What it's like to spend lockdown confined to a 289 square foot micro-apartment

The coronavirus pandemic has only worsened our housing envy.

While celebs moan about spending lockdown in what is essentially a castle, those of us in flats bitterly scroll through photos on Instagram to figure out which of our friends are lucky enough to have access to a garden.

Spare a thought for people in teeny-tiny studios.

Dana Amundsen, 28, lives in a micro-apartment in Columbus, Ohio, with her cat, Kiki.

Her apartment, which costs her $900 (£730) to rent a month, has just 289 square foot of space. It’s essentially just one long room, with her bed reaching distance from the kitchen, and has only one window.

While many of us would go stir crazy cooped up in such a small space for the lockdown, Dana really doesn’t mind how small her flat is.

‘I’ve wanted to live in a studio apartment since I was a teenager,’ Dana, who works as an esthetician and illustrator, tells Metro.co.uk.

‘I moved to South Korea in 2017 and it’s very common for single people to live in tiny efficiency apartments called onerooms. I got used to it and loved living in one, so when I started looking for apartments in the US I knew I wanted a studio.

‘I’m a homebody so I don’t really mind being stuck at home. I love my tiny apartment. It’s cozy and easy to clean.’

She’s made the apartment, which has kitchen appliances and a tiny bathroom with a shower, feel more like her own with clever storage options, such as a wall-hanging setup for her bike.

Having a small space has also made Dana streamline her possessions.

‘I think putting things on the wall really makes a space feel like it’s yours,’ says Dana. ‘It’s a very definitive action, drilling a hole into the wall.

‘Utilising wall space is also essential in a small home because you don’t want to take up valuable floor space unless you have to.

‘Choosing a desk was also a really important milestone for me. Having a space to work on my art makes a place feel like home.

‘Since my apartment is one long room with only one window I think a lot about how to divide the space and how I can bring more light in.

‘I have really high ceilings which is great because it makes the space feel less claustrophobic. I’ve started taking advantage of that and hanging paper garlands from the ceiling to function as dividers that still allow light to pass through.

‘You get really creative about storage when you have a small space. I chose a daybed with drawers so that my bed could double as a dresser, and I’ve found multiple uses for the Ikea TRONES storage units.

‘You also tend not to keep as much stuff around because there are fewer places to hide your clutter. I love to read but I only have a small collection of physical books and buy digital copies of new books, for example.’

And, of course, she has her cat, Kiki, to keep her company in lockdown and beyond.

Kiki is a six-year-old tabby who Dana adopted from a shelter years back. She’s affectionate, talkative, and loves to play with Dana’s things (instead of her large collection of toys).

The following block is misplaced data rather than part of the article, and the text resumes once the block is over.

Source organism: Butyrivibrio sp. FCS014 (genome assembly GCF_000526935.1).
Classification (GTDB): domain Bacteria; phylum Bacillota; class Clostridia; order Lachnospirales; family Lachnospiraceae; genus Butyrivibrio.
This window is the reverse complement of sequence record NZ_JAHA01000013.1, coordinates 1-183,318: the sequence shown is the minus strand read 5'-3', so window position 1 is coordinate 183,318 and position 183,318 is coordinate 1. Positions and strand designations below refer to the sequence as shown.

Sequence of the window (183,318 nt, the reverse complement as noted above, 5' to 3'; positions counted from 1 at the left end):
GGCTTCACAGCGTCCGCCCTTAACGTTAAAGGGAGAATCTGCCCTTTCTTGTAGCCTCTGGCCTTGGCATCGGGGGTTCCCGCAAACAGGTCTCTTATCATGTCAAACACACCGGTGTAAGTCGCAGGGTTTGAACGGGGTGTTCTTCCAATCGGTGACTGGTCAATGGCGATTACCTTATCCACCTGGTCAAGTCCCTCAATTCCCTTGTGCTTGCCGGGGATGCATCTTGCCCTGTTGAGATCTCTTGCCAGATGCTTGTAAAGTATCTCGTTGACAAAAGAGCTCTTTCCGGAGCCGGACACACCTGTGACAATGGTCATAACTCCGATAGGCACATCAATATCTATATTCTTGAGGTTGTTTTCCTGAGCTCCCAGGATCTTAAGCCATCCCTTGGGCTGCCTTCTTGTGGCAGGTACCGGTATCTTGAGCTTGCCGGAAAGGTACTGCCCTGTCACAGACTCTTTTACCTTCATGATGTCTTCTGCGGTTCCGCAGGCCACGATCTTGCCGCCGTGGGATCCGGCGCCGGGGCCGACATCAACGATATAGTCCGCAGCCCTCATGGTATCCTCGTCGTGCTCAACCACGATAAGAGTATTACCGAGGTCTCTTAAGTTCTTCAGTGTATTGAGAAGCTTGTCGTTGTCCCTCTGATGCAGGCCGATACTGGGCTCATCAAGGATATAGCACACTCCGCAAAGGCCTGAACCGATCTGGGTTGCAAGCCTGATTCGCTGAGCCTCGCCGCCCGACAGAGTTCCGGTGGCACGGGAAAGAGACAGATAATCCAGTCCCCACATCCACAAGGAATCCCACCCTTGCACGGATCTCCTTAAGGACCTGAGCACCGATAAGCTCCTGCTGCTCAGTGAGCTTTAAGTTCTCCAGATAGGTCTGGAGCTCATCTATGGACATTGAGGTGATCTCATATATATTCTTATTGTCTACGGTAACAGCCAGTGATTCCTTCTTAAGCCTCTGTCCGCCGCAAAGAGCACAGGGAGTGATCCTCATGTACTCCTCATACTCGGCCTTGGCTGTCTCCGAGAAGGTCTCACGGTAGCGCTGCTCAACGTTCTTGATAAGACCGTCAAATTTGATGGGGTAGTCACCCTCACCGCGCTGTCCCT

Kiki is a massive source of support during lockdown, but Dana has still found the pandemic tough. Not because of her limited space, though.

‘It is really difficult to be separated from my friends, family, and coworkers,’ Dana explains. ‘I’m worried my social skills will be forever impaired after months of being alone! I’m thankful I have Kiki to hug and cuddle with.

‘I work as an esthetician and salons are closed, so I’m struggling financially, which has led to a lot of anxiety.

‘I do draw so I’ve been trying to make time to practice my art and look for freelance jobs doing that. The unemployment system here is totally overrun and underprepared, so many of my coworkers and I have been denied or withheld unemployment benefits.

‘The governor of Ohio holds a press conference every weekday and I try to watch it and stay informed, but it’s really overwhelming. Things change every day and there’s a lot of uncertainty.’

There’s a small gym in Dana’s building, but she hasn’t been going there since the outbreak of Covid-19. She’s now spending lockdown mostly in her flat, only going out for walks, to pick up groceries, or to get things for Kiki – always while wearing a mask.

She’s made her small space a sanctuary, seeing out lockdown by looking after her health and working on her skills.

‘Since I’m not working, I’m trying to focus on my health,’ Dana adds. ‘I make sure I exercise and shower in the mornings and have three meals a day.

‘I have a group chat with my family and we check in every morning. I play phone games, have Netflix parties, and call my friends. I’m on Twitter and instagram a lot.

‘I try to draw, study Korean, and read a bit each day as well.

‘It’s easy to lose track of time when you’re home all day so I’ve tried to give myself a schedule.’

If you’re spending lockdown in an unusual living situation, get in touch to share your story by emailing [email protected]

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